KBA Says Banking Sector Strong Despite Pandemic Shocks


NAIROBI, Kenya, July 27 – A new report from the Kenya Bankers Association indicates that the country’s banking sector is strong and stable despite the impact of the coronavirus pandemic.

The Kenya Bankers Association (KBA) State of the Banking Industry (SBI) report indicates that the overall profitability of the sector and contributions to the national budget fell to a nine-year low in 2020 due to the negative impact of COVID-19 on the economy.

This is especially the case in sectors such as commerce, manufacturing and agriculture, where banks have restructured the majority of assets.

The report found that bank profits before tax fell 30.9%, the lowest level since 2012, attributable to depressed economic performance and the quality of assets held by banks during the year.

During the period, provisioning for loan losses increased by 47.5% to Kshs 198.1 billion from Kshs 134.3 billion in 2019, with loan loss housing absorbing 45.7% of outstanding loans. productive against 40.2
percent in 2019.

The average return on industry assets fell to 2%, a faster pace than the downward trends observed in recent years.

In addition, the industry’s average return on equity declined to 13.3% from an average of 21.1% recorded in 2019.

According to the KBA-SBI report, banks have pledged to support the government in its COVID economic stimulus plan with a focus on key sectors that boost production and employment, especially the commerce sector.

Compared to other sectors, the financial performance of the banking sector in 2020 saw lower total income growth as a result of rising operating costs largely due to increased expenditure on provisions for losses. on loans.

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The industry’s net interest margin also declined slightly, with the cost of financing on average remaining virtually unchanged. These developments differed according to the size of the banks.

The report also states that despite the slowdown in growth, the industry has continued to withstand market shocks resulting from the pandemic.

The KBA-SBI report indicates that the outlook for the sector for the year 2021 appears stable, supported by adequate levels of capitalization and liquidity.

The sector’s total capital adequacy ratio rose to 19% in 2020, from 18.8% in 2019, above the minimum legal requirement of 14.5%, supported by an increase in total capital which has exceeded the growth in total risk-weighted assets during the period.

KBA Managing Director Dr Habil Olaka said players in the banking sector continue to review and improve their business models, seeking to take advantage of frameworks that promise efficiency gains, especially through the adoption of technological innovations.

“Aware of the market risk, growing competition, the increasing sophistication of customer expectations, as well as the dynamism of the regulatory environment, the primary challenge for the industry is to continue to invest resources to stay at the border. while supporting economic recovery, ”Dr Olaka said.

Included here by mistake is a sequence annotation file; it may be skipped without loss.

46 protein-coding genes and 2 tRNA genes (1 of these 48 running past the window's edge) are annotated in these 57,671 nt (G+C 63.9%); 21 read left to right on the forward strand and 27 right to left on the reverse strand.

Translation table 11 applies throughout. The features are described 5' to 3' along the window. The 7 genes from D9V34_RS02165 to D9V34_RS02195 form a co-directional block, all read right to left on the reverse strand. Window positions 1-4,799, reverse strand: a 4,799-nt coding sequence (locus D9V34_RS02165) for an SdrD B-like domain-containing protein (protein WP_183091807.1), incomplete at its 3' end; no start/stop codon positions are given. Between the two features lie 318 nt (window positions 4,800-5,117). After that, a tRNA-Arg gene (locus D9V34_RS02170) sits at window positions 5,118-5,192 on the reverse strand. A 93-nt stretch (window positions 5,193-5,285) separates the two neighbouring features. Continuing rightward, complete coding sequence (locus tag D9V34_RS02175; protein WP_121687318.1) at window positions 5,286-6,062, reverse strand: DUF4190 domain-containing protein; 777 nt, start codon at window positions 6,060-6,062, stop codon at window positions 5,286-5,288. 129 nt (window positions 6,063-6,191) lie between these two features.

Total banking sector assets increased by 12.4% in 2020, in Kshs. 5.4 trillion Kshs. 4,800 billion in 2019, driven by a faster expansion of non-loan assets – mainly investments in government securities – which increased by 18.5%, with gross loans and advances increasing by 6.7 %.

Net loans and advances increased 9.1% in 2020 to close at Kshs. 2.93 trillion Kshs. $ 2.63 trillion in 2019.

However, the asset mix experienced minimal changes during the year.

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At the same time, banking system deposits maintained a strong growth path, increasing 13.1% from 8.3% in 2019 to close at 4.11 billion shillings.

This reflected a reallocation of assets motivated by high uncertainty. The accumulation of deposits during the year outpaced the growth in gross lending, improving the liquidity of the banking system.

The sector’s deposit-to-liability ratio increased slightly to 88.5% in 2020, from 88.1% in 2019, indicating that the sector relies heavily on wholesale funding to reduce costs on the liability side of the balance sheet.

Kenya Bankers Association research and policy director Dr Samuel Tiriongo said analyzes of banks’ tax contribution showed the industry was contributing in Ksh. 42.4 billion in 2020 compared to 55.4 billion shillings in 2019, largely reflecting the depressing effects of the pandemic on income.

“While this represents a 23.6% drop in the tax contribution, it highlights the extent to which the sector would have contributed more to tax revenues if it had not borne most of the weight of supporting others. sectors of the economy. In fact, the industry’s implicit tax rate rose to 39.1% in 2020 from 35.7% in 2019, ” Dr Tiriongo added.


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